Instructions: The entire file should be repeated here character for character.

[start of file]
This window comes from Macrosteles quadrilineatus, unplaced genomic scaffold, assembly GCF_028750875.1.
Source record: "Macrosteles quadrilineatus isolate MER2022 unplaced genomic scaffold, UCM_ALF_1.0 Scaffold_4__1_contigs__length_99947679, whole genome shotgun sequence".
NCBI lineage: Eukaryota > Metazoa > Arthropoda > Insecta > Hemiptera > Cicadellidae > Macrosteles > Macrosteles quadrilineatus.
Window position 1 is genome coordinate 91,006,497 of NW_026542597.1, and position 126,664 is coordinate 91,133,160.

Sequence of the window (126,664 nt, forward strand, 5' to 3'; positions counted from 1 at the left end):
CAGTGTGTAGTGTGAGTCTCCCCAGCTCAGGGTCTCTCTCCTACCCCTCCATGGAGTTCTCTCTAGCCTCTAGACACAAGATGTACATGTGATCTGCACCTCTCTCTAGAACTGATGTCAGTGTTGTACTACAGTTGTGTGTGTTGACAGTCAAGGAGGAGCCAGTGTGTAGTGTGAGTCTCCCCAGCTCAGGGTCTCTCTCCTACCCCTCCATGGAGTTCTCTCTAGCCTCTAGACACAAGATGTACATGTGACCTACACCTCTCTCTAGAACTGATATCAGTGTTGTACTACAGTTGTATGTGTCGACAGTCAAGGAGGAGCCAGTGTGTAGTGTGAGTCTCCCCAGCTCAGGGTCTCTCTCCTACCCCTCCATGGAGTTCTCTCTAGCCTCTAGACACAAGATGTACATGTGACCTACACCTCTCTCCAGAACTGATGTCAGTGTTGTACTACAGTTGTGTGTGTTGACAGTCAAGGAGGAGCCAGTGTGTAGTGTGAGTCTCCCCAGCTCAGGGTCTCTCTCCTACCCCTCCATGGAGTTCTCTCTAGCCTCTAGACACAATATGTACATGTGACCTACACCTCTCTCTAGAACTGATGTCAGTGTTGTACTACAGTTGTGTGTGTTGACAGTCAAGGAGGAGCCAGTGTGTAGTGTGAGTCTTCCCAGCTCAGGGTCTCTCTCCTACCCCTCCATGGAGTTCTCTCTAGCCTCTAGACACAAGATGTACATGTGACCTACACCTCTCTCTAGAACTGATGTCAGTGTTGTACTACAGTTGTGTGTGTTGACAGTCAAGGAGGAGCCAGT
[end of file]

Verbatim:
This window comes from Macrosteles quadrilineatus, unplaced genomic scaffold, assembly GCF_028750875.1.
Source record: "Macrosteles quadrilineatus isolate MER2022 unplaced genomic scaffold, UCM_ALF_1.0 Scaffold_4__1_contigs__length_99947679, whole genome shotgun sequence".
NCBI lineage: Eukaryota > Metazoa > Arthropoda > Insecta > Hemiptera > Cicadellidae > Macrosteles > Macrosteles quadrilineatus.
Window position 1 is genome coordinate 91,006,497 of NW_026542597.1, and position 126,664 is coordinate 91,133,160.

Sequence of the window (126,664 nt, forward strand, 5' to 3'; positions counted from 1 at the left end):
CAGTGTGTAGTGTGAGTCTCCCCAGCTCAGGGTCTCTCTCCTACCCCTCCATGGAGTTCTCTCTAGCCTCTAGACACAAGATGTACATGTGATCTGCACCTCTCTCTAGAACTGATGTCAGTGTTGTACTACAGTTGTGTGTGTTGACAGTCAAGGAGGAGCCAGTGTGTAGTGTGAGTCTCCCCAGCTCAGGGTCTCTCTCCTACCCCTCCATGGAGTTCTCTCTAGCCTCTAGACACAAGATGTACATGTGACCTACACCTCTCTCTAGAACTGATATCAGTGTTGTACTACAGTTGTATGTGTCGACAGTCAAGGAGGAGCCAGTGTGTAGTGTGAGTCTCCCCAGCTCAGGGTCTCTCTCCTACCCCTCCATGGAGTTCTCTCTAGCCTCTAGACACAAGATGTACATGTGACCTACACCTCTCTCCAGAACTGATGTCAGTGTTGTACTACAGTTGTGTGTGTTGACAGTCAAGGAGGAGCCAGTGTGTAGTGTGAGTCTCCCCAGCTCAGGGTCTCTCTCCTACCCCTCCATGGAGTTCTCTCTAGCCTCTAGACACAATATGTACATGTGACCTACACCTCTCTCTAGAACTGATGTCAGTGTTGTACTACAGTTGTGTGTGTTGACAGTCAAGGAGGAGCCAGTGTGTAGTGTGAGTCTTCCCAGCTCAGGGTCTCTCTCCTACCCCTCCATGGAGTTCTCTCTAGCCTCTAGACACAAGATGTACATGTGACCTACACCTCTCTCTAGAACTGATGTCAGTGTTGTACTACAGTTGTGTGTGTTGACAGTCAAGGAGGAGCCAGT